July 1, 2018

Preventing Free Radicals in Sunscreen

Sunscreen has come under fire in recent years as the consumer demand…
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Sunscreen has come under fire in recent years as the consumer demand for organic and natural products increase. Titanium dioxide (TiO2), one of the more commonly used physical UV light blockers, can react to create free radicals, which may react with and damage DNA and lead to mutations which may cause or contribute to cancer.

To reduce the chances of this happening, most sunscreen producers coat TiO2 with silica, alumina or other compounds which prevent the reaction with sunlight while preserving its sun-blocking ability. These compounds pose their own unique set of issues, but recently researchers have looked into coating TiO2 with lignin, which is widely considered to be safer and less expensive than other protective compounds.1 As researchers look to navigate this new terrain and provide safer and more cost-efficient solutions, innovative lab software that helps to create, model and track formulations will be indispensable.

Challenges Blocking the Sun

TiO2 is a common ingredient in sunscreen and, due to its reactivity, it is also commonly used across a broad range of applications, such as solar cells, photocatalysis and sterilization coatings. This reactivity is indicative of its ability to generate HO• and O2-• radicals as well as churn out other reactive oxygen species (ROS). That said, it should be unsurprising that consumers have taken issue with sunscreen. It has been heralded as a “societal experiment” by those who claim that it causes enzyme inactivation and tissue damage.2 Similarly, zinc oxide has come under the same fire with a number of papers published with opposing evidence and strong accusations.

There currently is not enough scientific evidence to conclusively corroborate either set of claims, but it has swayed many consumers’ opinions and buying habits. This is driving many companies to begin to explore new avenues in terms of research and development of their sunblock products. There have been a number of attempts at “natural” sunblock, but a report released last spring indicated that 74% of mineral sunscreens tested did not meet their SPF claims.3 Moving forward into untested territory, having the right tools will be of the utmost importance. Using innovative technology that allows you to manipulate formulations will be helpful, but comprehensive lab software that then helps you track compliance and analysis results will be indispensable. This way, you can track the efficacy of the newly developed formulas while monitoring the market’s opinions on ingredients and conclusive test results regarding hypothetically dangerous components.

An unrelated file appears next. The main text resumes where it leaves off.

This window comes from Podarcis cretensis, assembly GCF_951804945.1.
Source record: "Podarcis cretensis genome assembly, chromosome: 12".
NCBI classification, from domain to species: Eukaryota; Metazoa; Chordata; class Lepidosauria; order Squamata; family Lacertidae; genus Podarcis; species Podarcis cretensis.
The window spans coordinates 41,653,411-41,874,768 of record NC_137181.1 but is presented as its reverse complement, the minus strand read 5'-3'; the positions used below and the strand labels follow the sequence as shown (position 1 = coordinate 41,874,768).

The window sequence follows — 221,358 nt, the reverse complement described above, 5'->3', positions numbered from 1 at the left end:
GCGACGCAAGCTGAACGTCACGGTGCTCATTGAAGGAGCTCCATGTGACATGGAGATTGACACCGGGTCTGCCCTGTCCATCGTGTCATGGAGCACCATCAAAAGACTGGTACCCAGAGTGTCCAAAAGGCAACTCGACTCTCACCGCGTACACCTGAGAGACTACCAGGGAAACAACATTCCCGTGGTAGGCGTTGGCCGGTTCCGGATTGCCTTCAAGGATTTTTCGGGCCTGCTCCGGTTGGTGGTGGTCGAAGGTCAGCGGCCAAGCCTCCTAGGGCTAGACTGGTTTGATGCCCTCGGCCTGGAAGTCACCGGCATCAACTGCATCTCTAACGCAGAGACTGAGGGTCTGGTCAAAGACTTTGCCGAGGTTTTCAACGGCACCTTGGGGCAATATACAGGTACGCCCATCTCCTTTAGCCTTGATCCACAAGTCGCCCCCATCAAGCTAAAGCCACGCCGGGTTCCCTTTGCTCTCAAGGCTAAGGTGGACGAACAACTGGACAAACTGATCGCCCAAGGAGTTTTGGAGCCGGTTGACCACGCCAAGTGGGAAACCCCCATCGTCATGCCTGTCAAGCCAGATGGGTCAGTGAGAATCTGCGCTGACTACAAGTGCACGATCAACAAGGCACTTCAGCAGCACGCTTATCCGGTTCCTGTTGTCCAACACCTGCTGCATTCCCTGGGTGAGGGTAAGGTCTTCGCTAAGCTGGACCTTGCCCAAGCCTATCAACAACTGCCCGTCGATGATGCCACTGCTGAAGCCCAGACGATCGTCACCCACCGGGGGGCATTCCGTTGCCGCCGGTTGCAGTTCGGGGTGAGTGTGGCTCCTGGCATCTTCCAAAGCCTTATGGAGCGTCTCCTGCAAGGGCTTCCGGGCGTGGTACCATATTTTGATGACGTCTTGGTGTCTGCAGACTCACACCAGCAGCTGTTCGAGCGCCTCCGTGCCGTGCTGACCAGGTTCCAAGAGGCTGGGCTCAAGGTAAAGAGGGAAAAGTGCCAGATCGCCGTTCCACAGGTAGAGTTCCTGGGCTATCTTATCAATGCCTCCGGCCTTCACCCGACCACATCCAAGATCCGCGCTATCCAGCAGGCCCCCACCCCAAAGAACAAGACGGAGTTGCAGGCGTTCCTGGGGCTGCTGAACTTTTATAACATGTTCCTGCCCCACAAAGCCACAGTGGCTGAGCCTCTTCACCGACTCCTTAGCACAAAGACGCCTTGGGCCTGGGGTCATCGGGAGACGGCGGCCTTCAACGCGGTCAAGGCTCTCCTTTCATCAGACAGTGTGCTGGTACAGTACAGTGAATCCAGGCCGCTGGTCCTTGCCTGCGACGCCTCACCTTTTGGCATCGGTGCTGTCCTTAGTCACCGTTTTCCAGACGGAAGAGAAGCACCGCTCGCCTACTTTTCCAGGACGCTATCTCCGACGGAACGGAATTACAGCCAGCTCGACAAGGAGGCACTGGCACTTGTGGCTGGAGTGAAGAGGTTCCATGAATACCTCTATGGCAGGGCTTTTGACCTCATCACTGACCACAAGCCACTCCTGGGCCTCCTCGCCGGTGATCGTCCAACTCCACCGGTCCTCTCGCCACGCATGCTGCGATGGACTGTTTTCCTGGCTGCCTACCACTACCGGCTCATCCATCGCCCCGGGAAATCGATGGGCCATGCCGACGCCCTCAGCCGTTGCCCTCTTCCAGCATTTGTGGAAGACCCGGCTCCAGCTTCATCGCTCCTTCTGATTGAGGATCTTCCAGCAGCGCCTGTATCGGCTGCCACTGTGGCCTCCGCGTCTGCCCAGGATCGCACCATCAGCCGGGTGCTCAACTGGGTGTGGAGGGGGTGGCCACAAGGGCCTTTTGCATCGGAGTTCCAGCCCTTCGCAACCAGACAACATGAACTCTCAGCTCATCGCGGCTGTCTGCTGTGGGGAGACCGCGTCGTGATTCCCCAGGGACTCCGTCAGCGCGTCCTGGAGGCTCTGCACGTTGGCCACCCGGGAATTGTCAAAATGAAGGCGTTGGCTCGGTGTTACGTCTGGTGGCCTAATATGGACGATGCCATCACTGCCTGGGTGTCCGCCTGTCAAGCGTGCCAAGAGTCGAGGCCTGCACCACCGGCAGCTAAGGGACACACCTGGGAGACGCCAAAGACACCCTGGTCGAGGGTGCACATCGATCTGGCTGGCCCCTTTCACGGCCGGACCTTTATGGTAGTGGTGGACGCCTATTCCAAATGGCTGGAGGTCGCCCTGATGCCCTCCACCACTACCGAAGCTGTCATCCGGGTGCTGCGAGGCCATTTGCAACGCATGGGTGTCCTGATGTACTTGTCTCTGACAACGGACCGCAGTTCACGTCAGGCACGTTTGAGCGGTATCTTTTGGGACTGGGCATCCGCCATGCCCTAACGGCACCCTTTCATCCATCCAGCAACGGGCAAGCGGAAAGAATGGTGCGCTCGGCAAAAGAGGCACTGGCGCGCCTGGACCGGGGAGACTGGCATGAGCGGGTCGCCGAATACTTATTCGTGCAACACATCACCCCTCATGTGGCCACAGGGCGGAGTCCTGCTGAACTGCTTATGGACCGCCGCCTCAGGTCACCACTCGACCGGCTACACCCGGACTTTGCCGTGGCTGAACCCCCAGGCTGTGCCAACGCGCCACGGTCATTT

Learning from Plants

In order to move away from commercially and scientifically frowned upon compounds, researchers are beginning to really dig deep and look at properties, such as different types of protein shells, that may assist in the survival of other organisms. Lignin, for example, is a natural, cross-linked phenolic polymer and is the most abundant biopolymer on earth. It can be harvested from the waste products in wood-pulp and sugar cane milling industries. Apart from being an obviously less expensive alternative, lignin also lends itself to being biocompatible, biodegradable and safe for human use.

It is also UV-absorbent. As TiO2 only renders itself potentially harmful upon producing ROS from exposure to sunlight, it would be ideal to create a shell around it. Lignin can act as a protective coating and may block sun as well as preventing photodegradation. This means, it may potentially increase the SPF of a sunscreen while capturing the TiO2 created free radicals.

Utilizing high performing software to discover the correct formula could eventually result in a sunscreen that extends the lifespan of its protective qualities and allow for the production of less expensive, longer lasting products.

Current research indicates that a lignan@TiO2 composite reduces the photocatalytic activity of TiO2 in both chemical and enzymatic reactions, while also appearing to provide photoprotection to other ingredients within the sunscreen formulation, even when present at high concentrations.4 This is phenomenal news, both for companies looking to move towards a more widely accepted “safe” compound while further medical investigation continues into TiO2 and those looking to increase the SPF rating of their products.

BIOVIA Enginuity is the key piece to moving through a whole new set of parameters while exploring possibilities with new sunscreen formulations. It will allow you to retrieve product information and find the information you need to quickly make confident decisions about the formulations you are delivering to the consumer. This solution has features like raw material definitions, regulatory restrictions and ingredient definitions, ensuring that your free-from labelling is accurate and complies with any necessary regulations.

1 “Lignin waste could sustainably safeguard titanium-based sunscreen,” October 7, 2016, http://cen.acs.org/articles/94/web/2016/10/Lignin-waste-sustainably-safeguard-titanium.html 2 “Sunscreens with Titanium Dioxide (TiO2) Nano-Particles: A Societal Experiment,” August 2010, http://search.proquest.com/docview/750337940?pq-origsite=360link&accountid=14656 3 “Nearly Half of All Sunscreens Fail to Meet their SPF Claims,” May 18, 2016, http://fortune.com/2016/05/18/suncreen-spf-consumer-reports/ 4 “Improving the Sunscreen Properties of TiO2 through an Understanding of Its Catalytic Properties,” September 23, 2016, http://pubs.acs.org/doi/full/10.1021/acsomega.6b00177

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